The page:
Ladysmith Black Mambazo comes to UIC to educate, entertain

University of Illinois at Chicago acting student Richard Cantu didn’t hesitate as members of the five-time Grammy-winning Ladysmith Black Mambazo called audience members onto the UIC Theatre stage to join them to sing and take part in learning Zulu dances.

The internationally known South African group was at UIC on Monday to offer a nearly two-hour master class to Cantu and other music and theatre students.

“They were amazing; I thought they were incredibly talented, and it was very gracious for them to come and share their gift with us,” said Cantu, a third-year student who joined other UIC students on stage. “The way they incorporated the audience was a lot of fun. Anytime I get the chance to go up and perform in front of people is a great opportunity.”

The eight-member group, made up of several sons of the ensemble’s founder, Joseph Shabalala, explained how their father came up with the idea in the early 1960s to form the group from a dream.

The music, known as “Isicathamiya,” has its roots in the music developed by Zulu migrant workers in South African mines. Isicathamiya music often is made up of mostly basses, several tenors and a lead vocalist, without any female voices, as the workers in the mines traditionally were men who used music to express their longing for their homes and families, said Sibongiseni Shabalala, a group member and one of the founder’s sons.

“When they started to sing, they discovered that because there were no women there, there were no children, they missed the small voices of their sisters and mothers,” Sibongiseni said. “That is when the Isicathamiya music started…they tried to imitate the voices of the women. It’s not complete until they do the Zulu dance.”

The name “Ladysmith” comes from the South African town where the founder was born and raised. Sibongiseni, along with his brother, Thulani, used the opportunity to teach the 85 people in the audience Zulu words used in their traditional songs as well as dance steps, and they shared how the music was born during the era of Apartheid as a way for his father to help black South Africans.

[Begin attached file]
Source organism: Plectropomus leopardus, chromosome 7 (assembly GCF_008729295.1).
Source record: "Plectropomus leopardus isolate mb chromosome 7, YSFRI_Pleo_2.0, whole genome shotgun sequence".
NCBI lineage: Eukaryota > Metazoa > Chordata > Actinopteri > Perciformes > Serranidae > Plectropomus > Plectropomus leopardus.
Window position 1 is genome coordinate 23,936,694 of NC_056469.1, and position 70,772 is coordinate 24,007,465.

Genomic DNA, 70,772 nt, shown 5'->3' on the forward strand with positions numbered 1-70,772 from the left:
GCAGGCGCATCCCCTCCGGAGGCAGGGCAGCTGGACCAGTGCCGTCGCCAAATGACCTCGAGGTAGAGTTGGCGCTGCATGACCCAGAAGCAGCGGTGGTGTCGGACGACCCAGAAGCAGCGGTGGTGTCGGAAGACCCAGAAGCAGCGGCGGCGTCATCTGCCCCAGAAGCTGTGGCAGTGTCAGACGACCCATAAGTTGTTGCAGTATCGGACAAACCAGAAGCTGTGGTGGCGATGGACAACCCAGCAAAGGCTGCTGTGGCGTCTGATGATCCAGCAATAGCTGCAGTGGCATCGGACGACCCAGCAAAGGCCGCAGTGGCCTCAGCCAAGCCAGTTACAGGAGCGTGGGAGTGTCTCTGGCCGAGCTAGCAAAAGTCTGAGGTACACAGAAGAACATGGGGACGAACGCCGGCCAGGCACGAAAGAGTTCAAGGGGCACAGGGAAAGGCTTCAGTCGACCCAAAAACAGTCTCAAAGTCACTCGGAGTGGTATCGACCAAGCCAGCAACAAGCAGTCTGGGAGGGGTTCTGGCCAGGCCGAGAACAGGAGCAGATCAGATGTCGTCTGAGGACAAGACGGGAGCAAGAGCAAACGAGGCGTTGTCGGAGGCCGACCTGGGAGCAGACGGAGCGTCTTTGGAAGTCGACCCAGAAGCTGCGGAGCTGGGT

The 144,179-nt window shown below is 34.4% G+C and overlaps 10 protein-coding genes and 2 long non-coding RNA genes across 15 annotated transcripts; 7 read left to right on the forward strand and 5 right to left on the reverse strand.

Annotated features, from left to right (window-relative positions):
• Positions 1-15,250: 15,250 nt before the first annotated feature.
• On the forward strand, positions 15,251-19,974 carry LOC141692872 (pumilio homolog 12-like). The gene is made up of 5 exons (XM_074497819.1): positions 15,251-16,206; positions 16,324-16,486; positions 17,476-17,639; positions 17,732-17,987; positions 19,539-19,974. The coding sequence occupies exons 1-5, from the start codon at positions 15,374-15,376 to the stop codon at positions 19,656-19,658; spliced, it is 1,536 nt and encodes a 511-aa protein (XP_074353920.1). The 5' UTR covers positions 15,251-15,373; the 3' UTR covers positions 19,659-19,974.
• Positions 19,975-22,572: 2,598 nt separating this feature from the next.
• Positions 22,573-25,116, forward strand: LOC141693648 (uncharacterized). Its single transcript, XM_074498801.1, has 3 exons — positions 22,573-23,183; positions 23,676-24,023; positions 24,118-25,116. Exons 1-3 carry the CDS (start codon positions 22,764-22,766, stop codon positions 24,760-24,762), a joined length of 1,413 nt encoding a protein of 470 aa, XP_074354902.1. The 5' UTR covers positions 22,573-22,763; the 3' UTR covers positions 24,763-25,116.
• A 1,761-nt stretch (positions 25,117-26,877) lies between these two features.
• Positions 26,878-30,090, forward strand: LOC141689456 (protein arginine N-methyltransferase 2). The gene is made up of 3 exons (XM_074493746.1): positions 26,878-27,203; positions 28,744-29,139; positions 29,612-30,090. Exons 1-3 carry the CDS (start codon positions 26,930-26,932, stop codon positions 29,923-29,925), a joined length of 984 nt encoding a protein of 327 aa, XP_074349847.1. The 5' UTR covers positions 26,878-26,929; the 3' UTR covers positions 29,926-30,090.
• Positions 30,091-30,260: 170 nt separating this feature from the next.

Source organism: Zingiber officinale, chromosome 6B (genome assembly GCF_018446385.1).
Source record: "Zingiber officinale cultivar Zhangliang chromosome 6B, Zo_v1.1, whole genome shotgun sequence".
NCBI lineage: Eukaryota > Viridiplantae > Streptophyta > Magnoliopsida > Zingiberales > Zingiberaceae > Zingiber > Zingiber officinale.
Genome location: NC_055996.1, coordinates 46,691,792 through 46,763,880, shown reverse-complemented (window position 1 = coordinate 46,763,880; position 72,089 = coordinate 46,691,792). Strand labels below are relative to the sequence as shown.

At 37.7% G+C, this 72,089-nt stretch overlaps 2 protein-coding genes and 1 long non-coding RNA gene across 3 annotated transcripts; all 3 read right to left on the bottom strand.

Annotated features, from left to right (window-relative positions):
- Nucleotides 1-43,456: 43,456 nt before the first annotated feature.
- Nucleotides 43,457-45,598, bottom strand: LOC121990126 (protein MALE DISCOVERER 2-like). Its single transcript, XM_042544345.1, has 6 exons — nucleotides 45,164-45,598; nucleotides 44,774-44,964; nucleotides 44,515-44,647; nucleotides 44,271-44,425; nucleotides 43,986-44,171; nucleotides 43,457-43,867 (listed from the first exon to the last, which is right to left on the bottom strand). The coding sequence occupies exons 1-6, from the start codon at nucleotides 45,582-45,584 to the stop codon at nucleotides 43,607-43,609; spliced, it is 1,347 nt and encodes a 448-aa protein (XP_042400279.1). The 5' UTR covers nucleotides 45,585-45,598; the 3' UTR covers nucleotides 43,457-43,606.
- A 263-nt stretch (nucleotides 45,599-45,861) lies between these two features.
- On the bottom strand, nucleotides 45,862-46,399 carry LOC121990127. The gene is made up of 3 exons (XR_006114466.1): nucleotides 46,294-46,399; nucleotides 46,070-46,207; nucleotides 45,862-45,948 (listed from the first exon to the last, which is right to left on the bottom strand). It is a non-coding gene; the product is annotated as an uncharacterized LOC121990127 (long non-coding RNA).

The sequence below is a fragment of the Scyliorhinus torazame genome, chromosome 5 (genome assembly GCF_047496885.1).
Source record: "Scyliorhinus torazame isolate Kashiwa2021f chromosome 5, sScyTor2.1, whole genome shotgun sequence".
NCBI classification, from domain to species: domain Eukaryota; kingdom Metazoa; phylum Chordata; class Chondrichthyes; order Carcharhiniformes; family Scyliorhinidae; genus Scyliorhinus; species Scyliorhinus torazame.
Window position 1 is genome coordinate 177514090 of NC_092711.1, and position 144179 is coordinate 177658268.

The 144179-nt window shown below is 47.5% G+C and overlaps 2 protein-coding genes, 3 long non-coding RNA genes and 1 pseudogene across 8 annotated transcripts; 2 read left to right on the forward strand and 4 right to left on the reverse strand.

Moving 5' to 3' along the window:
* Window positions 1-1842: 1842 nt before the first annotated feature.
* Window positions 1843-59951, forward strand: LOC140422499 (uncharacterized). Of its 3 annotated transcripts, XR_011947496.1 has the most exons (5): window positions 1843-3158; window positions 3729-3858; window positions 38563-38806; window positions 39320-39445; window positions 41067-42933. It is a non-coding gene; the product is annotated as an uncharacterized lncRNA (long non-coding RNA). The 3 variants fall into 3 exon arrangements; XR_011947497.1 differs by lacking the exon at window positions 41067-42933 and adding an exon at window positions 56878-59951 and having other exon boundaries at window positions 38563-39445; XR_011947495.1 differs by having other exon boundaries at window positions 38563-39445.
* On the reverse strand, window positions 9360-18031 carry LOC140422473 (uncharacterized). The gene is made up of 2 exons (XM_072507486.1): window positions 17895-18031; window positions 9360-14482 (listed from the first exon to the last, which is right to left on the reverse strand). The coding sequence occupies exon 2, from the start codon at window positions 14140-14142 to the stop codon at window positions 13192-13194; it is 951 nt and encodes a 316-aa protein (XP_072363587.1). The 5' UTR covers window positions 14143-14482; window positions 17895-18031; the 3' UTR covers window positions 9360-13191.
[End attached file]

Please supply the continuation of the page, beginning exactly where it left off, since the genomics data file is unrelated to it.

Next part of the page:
Among the difficulties the group had in the early days was traveling through the country, as black men were barred from being in groups. The lyrics also could not be explicit to avoid incurring the wrath of the white government before Apartheid ended.

“At that time in South Africa, it was difficult as a black person to live in South Africa. He was trying to promote peace and to give hope to black people that one day things would be all right,” Thulani said of his father.

The group became international stars when American singer and songwriter Paul Simon collaborated with the group for his award-winning album, “Graceland,” in 1986. The group also has collaborated and recorded with other icons of American pop music, including Stevie Wonder, Dolly Parton, Sarah McLachlan, Josh Groban, Emmylou Harris, Michael Jackson and Melissa Etheridge.

Thulani Shabalala of Ladysmith Black Mambazo performs. (Photo Credit: Joshua Clark)

The group is in Chicago until January taking part in Steppenwolf Theatre’s production of “Lindiwe,” written and co-directed by Eric Simonson, which features Yasen Peyankov, UIC’s head of theatre. Peyankov, who is also a UIC associate professor and a Steppenwolf Theatre featured ensemble member, invited the ensemble to UIC as a way to give students an opportunity to learn from the group.

After working with the ensemble, Peyankov said he felt that the students in the music and acting tracks could learn from the group, which incorporates music, dance and acting in performances.

“Their performances are, in a way, performances on their own; they use voice, but they also use dance, so I felt like this fit the bill for the theatre and music departments,” Peyankov said.  “I hope they [students] learned something about the group, the culture and how you can work as an ensemble in a group of collaborators.”

Christian Ortega, a third-year acting student, said he was impressed with how the group was able to develop and how the music was passed down from the founder to his children and others who are continuing the musical legacy.

“Hearing how it all started from their dad and how they wanted to replicate the sounds of their wives and sisters from home relates so much to me,” Ortega said.

Zac Boehm, a senior in music, said he felt honored that the group chose to share their culture and the background with UIC. He said he loved how interactive the class was and that the group managed to include the audience in their songs and music so “we were part of that for a little bit.”

“Honestly, it was more of a spiritual experience for me,” Boehm said.

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